The studies of both Forrest and Featherstone explore the dynamics of disclosure within families, showing how they are shaped by many factors including gender roles, with women often assuming the management of information within a family, even when the relevant inheritance relates to their partner’s family (d’Agincourt-Canning 2001). It is difficult to address these factors realistically without colluding with the (western) stereotypes of the silent male and the busybody female. However, what is crucial for the clinician is to make no assumptions about how the particular individuals in a family will be inclined to behave. The importance of an accurate understanding of inheritance cannot be over-emphasised, especially when gender roles and the biological facts combine to downplay the involvement of males, so that the family may fail to appreciate that fathers can transmit a risk of breast cancer to their daughters (Hallowell et al. 2006).
Even testing for carrier status in a family affected by an autosomal recessive disorder may have personal repercussions for family members, both the affected individual and the unaffected but possibly carrier siblings. Testing for carrier status puts at risk the sense of family unity that is triggered by the disease in question. A choice to be tested may suggest disloyalty to the affected family member(s), as by implication it suggests that the patient’s brother or sister would not want to have a child like their affected sibling, while finding that one is not a carrier may lead the healthy sibling to feel isolated from the family, as no longer involved with the disease in the way that the others are (Fanos and Johnson 1995a, b).
The feelings raised by carrier testing in the context of sex-linked disorders and chromosome rearrangements may be rather stronger for two reasons: that the ‘carrier’ may sometimes be affected, at least to some extent, and that the condition is transmitted to the child solely by them, although the decision to have children will usually be a shared decision with their partner. In terms of the weight or burden of being a carrier, carrier status for these disorders may be seen as intermediate between the situation in autosomal dominant and autosomal recessive disorders.
Genetics health professionals usually handle difficult family situations in practice by maintaining links with the patient and attempting to persuade them to disclose the relevant information to their relatives. It is exceptional for professionals to force disclosure of information about one person to another against their wishes (Clarke et al. 2005). There are important procedures to follow before a practitioner should implement such a disclosure, differing between jurisdictions. In UK, the General Medical Council has issued guidance on this. Recent changes to the law in France have emphasised the role of the family member in passing on information but this may then leave an obligation on the professional to ensure that this has happened.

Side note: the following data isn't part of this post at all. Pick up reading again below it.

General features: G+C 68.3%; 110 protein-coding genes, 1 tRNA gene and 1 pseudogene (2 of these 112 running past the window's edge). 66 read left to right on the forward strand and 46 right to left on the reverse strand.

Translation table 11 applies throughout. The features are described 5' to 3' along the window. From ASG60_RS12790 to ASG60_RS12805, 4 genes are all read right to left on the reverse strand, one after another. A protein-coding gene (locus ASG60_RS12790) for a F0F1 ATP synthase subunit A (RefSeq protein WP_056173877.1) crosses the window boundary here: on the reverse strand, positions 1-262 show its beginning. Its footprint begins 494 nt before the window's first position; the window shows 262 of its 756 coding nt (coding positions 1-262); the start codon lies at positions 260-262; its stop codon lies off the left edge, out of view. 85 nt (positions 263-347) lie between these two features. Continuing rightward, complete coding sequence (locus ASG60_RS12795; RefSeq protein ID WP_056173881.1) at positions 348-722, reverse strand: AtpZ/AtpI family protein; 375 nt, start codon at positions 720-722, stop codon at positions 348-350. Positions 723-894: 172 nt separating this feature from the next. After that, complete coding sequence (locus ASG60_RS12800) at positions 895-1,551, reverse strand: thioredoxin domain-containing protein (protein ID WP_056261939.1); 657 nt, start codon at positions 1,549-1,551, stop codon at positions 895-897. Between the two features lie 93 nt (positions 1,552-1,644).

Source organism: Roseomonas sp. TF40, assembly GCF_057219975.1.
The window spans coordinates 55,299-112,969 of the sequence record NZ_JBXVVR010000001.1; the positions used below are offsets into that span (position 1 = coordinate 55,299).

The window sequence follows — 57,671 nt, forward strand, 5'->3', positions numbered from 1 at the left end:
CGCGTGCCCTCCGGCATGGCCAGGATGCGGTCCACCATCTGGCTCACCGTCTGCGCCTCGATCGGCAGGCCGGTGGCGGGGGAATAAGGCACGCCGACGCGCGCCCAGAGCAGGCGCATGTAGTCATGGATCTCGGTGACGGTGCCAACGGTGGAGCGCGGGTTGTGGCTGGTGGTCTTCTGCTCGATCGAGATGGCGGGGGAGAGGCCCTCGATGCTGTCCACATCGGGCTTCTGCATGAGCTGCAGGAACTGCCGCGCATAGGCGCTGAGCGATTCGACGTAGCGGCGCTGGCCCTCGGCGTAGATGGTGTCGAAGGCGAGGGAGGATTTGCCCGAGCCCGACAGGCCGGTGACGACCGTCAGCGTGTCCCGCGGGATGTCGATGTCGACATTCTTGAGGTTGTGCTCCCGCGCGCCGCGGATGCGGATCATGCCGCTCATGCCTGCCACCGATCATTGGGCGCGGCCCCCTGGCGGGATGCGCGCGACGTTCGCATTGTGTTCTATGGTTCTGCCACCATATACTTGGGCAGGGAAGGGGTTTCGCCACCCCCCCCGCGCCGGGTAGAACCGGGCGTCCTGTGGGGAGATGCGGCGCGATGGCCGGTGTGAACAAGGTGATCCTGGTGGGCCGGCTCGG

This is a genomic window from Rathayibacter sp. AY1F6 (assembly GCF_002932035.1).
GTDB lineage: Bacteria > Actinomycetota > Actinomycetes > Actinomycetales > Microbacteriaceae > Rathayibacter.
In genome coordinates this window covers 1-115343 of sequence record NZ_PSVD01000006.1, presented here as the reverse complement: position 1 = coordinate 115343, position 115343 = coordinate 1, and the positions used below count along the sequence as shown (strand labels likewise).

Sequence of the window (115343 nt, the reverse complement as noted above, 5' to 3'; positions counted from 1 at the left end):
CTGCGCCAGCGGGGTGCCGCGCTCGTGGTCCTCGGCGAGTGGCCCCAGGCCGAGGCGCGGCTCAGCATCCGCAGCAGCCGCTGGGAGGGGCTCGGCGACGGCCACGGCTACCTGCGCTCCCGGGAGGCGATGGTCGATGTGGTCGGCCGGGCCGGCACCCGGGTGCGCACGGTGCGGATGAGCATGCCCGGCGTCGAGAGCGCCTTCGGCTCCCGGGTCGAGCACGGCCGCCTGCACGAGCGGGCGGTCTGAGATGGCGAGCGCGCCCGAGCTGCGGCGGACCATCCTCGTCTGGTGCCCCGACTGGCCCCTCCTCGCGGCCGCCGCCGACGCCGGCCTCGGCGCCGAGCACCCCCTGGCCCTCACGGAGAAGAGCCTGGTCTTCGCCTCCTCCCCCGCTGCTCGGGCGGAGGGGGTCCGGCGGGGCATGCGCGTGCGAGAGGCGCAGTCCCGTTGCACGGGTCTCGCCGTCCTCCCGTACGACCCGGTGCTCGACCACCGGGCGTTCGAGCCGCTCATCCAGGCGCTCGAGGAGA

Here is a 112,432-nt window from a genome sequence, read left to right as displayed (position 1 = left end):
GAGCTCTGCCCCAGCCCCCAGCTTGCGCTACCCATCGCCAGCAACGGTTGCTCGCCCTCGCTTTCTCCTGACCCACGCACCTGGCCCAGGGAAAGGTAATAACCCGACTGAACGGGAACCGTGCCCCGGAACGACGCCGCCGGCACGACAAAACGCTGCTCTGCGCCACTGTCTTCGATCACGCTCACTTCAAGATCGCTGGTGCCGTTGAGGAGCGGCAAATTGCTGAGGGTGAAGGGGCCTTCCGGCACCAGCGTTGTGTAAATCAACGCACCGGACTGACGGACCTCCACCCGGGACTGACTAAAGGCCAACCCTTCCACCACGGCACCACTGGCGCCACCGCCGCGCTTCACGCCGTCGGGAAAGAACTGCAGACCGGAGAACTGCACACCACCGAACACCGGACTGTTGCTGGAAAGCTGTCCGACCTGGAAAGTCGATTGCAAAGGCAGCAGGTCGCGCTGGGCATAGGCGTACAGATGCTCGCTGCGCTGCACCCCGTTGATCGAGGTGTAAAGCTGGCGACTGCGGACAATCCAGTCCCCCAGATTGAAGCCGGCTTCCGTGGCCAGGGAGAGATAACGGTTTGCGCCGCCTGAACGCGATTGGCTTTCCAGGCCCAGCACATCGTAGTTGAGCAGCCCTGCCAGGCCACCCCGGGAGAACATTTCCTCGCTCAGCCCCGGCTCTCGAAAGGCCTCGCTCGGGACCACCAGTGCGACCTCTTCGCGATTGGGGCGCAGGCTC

A particular issue faced occasionally by health professionals is that of misattributed paternity that comes to light through genetic testing. While the ‘abstract’ ethical arguments weigh heavily in favour of disclosing this to the ‘social father’ as well as to the mother in a couple who have come for testing (Lucassen and Parker 2001), in practice professionals usually try to avoid precipitating confrontation and conflict within a couple. One lesson from such experiences is to make clear in advance to those involved when a genetic test is being discussed that might reveal misattributed paternity. This issue can also arise when the daughter of a man with a sex-linked disorder requests confirmation of her obligate carrier status.
In addition to gender, ‘culture’ may be seen as an important factor in family communication within some communities. If consanguinity is customary within a community, and if carrier status for a genetic disorder may attract stigma and lead to difficulty in arranging marriage for oneself or one’s kin, a family may wish to conceal their genetic condition from everyone else, and especially from other members of the family (Shaw and Hurst 2009).
Difficult situations can also arise in the reverse situation, when a relative feels obliged to undergo genetic testing so as to pass on the information obtained to others in the family, even when s/he would prefer not to be tested. This can arise in the context of familial breast cancer, for example, when testing the BRCA1 and BRCA2 genes in an affected individual might allow the family’s mutation to be identified. This may be very helpful for the at-risk relatives but the affected person, who already has a cancer, may not wish to face the prospect of the higher risk of a second breast cancer or of developing ovarian cancer (Hallowell et al. 2003; Foster et al. 2004). It may be difficult to determine whether a competent patient is ‘taking the interests of relatives into account’ in an appropriate way, as an expression of relational autonomy, or whether they are being subjected to ‘undue pressure’ by family members. The elucidation of the ethical considerations in this genetics context are interestingly different from the issues raised by family members who seek to ‘persuade’ a patient to make specific decisions about their own healthcare, when the interests of family members may differ (Ho 2008). Relational autonomy is of broad applicability to many genetic counselling contexts because it is a perspective from which all our lives are seen as socially embedded, and within which family relationships are seen as foundational to the rest. A strong version of relational autonomy also emphasises that our very ability to form human relationships arises out of our social origins and the care we all receive from infancy onwards (Scully 2008, pp. 160–163).